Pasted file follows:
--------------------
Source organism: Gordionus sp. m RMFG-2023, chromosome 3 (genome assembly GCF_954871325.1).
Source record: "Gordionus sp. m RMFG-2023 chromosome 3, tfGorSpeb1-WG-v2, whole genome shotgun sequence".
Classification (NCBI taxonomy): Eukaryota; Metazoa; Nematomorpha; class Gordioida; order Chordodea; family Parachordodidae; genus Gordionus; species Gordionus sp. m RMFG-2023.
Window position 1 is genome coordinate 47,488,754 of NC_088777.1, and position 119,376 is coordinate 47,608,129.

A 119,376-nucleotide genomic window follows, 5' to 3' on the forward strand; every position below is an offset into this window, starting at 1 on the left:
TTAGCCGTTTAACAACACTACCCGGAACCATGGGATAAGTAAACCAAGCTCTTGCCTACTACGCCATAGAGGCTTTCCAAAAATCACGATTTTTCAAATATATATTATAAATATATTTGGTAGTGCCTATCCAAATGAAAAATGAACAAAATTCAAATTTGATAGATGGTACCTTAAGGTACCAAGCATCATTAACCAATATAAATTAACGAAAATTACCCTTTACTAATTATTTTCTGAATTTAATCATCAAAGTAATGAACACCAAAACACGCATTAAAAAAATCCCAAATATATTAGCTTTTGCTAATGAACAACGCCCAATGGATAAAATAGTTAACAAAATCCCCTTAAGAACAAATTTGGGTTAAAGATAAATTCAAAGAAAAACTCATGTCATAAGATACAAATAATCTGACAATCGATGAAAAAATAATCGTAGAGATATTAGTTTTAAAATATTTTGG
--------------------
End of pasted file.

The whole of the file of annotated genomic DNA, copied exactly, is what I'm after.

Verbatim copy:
Source organism: Gordionus sp. m RMFG-2023, chromosome 3 (genome assembly GCF_954871325.1).
Source record: "Gordionus sp. m RMFG-2023 chromosome 3, tfGorSpeb1-WG-v2, whole genome shotgun sequence".
Classification (NCBI taxonomy): Eukaryota; Metazoa; Nematomorpha; class Gordioida; order Chordodea; family Parachordodidae; genus Gordionus; species Gordionus sp. m RMFG-2023.
Window position 1 is genome coordinate 47,488,754 of NC_088777.1, and position 119,376 is coordinate 47,608,129.

A 119,376-nucleotide genomic window follows, 5' to 3' on the forward strand; every position below is an offset into this window, starting at 1 on the left:
TTAGCCGTTTAACAACACTACCCGGAACCATGGGATAAGTAAACCAAGCTCTTGCCTACTACGCCATAGAGGCTTTCCAAAAATCACGATTTTTCAAATATATATTATAAATATATTTGGTAGTGCCTATCCAAATGAAAAATGAACAAAATTCAAATTTGATAGATGGTACCTTAAGGTACCAAGCATCATTAACCAATATAAATTAACGAAAATTACCCTTTACTAATTATTTTCTGAATTTAATCATCAAAGTAATGAACACCAAAACACGCATTAAAAAAATCCCAAATATATTAGCTTTTGCTAATGAACAACGCCCAATGGATAAAATAGTTAACAAAATCCCCTTAAGAACAAATTTGGGTTAAAGATAAATTCAAAGAAAAACTCATGTCATAAGATACAAATAATCTGACAATCGATGAAAAAATAATCGTAGAGATATTAGTTTTAAAATATTTTGG